Enfilade

Conservation of Jefferson’s Bible

Posted in books, the 18th century in the news by Editor on March 19, 2011

Press release (11 March 2011), from the National Museum of American Art:

The Smithsonian’s National Museum of American History is currently performing a specialized conservation treatment to ensure the long-term preservation of Thomas Jefferson’s bible, a small handmade book that provides an intimate view of Jefferson’s private religious and moral philosophy.

At age 77 and living at Monticello in retirement following his two terms as President, Jefferson completed a project he had long planned and long discussed with others. In 1820 he assembled what he titled “The Life and Morals of Jesus of Nazareth.” Using excerpts from the Four Gospels of the New Testament, Jefferson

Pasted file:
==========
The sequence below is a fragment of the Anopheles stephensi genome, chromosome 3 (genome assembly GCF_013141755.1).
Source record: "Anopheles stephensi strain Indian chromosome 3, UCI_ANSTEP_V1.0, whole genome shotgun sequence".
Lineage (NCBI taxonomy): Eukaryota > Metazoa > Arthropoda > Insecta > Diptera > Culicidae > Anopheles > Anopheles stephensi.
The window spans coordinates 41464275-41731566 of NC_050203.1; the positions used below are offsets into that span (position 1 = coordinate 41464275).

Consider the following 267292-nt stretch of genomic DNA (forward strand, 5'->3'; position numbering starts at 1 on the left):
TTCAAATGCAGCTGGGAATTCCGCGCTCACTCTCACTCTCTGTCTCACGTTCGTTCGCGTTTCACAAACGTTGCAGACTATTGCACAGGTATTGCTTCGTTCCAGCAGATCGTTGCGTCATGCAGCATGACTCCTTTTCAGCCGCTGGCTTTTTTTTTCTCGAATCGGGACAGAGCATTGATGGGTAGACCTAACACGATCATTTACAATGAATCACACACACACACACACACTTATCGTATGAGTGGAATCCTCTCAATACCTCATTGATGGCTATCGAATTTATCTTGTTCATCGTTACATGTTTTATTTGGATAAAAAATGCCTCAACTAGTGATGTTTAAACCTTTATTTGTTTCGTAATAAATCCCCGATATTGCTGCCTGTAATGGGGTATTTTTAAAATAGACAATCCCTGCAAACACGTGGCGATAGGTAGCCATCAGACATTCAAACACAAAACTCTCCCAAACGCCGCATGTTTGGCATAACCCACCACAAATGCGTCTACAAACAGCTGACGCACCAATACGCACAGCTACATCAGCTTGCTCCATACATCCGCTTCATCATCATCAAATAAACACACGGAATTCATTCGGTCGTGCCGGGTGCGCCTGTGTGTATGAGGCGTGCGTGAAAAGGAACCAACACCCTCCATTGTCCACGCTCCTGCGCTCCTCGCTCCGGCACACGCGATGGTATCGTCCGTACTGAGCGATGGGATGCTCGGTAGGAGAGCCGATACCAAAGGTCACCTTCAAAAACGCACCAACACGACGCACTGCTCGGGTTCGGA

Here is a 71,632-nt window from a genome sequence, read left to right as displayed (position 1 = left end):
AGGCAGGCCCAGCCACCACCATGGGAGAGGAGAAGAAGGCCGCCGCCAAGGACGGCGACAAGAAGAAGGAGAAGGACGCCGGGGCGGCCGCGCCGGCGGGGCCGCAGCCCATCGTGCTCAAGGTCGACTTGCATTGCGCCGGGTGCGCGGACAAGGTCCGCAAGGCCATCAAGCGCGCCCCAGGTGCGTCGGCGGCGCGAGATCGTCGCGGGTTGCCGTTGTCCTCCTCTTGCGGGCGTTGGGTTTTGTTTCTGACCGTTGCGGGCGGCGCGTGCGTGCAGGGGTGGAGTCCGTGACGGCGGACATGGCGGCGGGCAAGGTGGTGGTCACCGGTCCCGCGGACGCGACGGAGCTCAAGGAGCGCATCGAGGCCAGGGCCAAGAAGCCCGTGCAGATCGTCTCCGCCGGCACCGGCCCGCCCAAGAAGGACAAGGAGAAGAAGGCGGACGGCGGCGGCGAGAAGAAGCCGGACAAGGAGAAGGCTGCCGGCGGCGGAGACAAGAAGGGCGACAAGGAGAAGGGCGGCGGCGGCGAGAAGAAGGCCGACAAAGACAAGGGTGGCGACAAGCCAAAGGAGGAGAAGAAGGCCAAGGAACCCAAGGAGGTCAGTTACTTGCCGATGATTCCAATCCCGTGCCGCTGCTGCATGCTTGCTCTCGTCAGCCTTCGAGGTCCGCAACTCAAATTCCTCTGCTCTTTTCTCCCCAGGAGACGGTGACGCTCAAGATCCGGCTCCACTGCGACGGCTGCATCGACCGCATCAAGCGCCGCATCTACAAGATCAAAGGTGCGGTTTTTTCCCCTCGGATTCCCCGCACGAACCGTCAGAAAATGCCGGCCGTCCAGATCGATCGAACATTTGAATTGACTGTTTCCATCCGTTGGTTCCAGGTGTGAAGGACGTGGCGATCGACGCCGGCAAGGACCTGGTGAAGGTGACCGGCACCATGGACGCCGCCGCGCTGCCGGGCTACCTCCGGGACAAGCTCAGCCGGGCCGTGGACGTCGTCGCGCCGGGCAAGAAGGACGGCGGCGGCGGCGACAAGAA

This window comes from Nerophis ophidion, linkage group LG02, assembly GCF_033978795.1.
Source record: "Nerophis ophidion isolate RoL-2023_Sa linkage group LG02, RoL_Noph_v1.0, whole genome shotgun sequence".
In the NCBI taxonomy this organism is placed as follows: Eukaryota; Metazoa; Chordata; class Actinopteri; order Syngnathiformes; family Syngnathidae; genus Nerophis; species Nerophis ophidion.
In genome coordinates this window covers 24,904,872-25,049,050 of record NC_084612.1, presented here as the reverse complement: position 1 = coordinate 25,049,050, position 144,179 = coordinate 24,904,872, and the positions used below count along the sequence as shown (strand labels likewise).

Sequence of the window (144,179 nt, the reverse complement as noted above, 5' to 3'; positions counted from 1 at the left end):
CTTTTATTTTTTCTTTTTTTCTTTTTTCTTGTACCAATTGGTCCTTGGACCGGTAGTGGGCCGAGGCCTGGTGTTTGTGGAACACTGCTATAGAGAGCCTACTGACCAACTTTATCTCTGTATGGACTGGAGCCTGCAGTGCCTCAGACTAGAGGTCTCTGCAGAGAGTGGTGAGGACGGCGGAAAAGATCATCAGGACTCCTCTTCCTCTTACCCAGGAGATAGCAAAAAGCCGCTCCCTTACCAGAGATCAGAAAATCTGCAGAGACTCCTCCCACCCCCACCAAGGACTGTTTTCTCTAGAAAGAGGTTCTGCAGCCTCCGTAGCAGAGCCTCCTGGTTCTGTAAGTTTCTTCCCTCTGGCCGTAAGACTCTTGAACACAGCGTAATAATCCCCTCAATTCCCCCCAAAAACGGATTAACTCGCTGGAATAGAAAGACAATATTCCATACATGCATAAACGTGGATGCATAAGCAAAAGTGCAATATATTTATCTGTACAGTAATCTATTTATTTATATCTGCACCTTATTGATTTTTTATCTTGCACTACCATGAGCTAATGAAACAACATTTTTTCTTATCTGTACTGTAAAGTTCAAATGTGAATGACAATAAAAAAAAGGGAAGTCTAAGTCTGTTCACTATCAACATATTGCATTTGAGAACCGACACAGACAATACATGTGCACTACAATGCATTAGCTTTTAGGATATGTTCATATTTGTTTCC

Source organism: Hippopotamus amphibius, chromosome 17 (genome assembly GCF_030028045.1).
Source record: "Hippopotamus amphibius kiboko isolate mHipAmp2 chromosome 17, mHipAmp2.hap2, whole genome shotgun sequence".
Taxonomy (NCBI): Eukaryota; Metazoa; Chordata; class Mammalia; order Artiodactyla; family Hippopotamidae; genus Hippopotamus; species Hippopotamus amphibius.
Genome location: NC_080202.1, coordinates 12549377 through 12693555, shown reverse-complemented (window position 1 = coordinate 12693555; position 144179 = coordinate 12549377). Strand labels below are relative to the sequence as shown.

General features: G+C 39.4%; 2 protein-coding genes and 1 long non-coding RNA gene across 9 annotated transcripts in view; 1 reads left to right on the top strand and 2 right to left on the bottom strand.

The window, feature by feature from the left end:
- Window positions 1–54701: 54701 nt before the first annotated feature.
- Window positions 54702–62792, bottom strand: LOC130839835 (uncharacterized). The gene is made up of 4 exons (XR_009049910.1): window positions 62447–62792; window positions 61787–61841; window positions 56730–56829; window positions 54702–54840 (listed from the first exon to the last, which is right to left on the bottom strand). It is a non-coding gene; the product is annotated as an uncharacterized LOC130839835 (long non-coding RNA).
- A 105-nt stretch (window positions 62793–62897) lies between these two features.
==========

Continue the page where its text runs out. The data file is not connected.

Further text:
arranged the text to tell a chronological and edited story of Jesus’
life and moral philosophy.

“The volume provides an exclusive insight to the religious and moral beliefs of the writer of the Declaration of Independence, the nation’s third President, as well as his position as an important thinker in the Age of Enlightenment,” said Brent D. Glass, director of the museum. “The treatment will ensure that generations to come will be able to study and view this tangible witness to history.”

Professionally bound in rich Morocco leather with gold tooling, this volume (86 pages; 8.25 inches by 5 inches) was not printed but rather constructed more like a “scrapbook.” Jefferson clipped
various passages from printed New Testaments in English, French,
Greek and Latin and glued them onto the front and back of blank
pages in four columns to allow for immediate comparison. On
those pages, Jefferson wanted to clarify and distill Jesus’ teachings. (more…)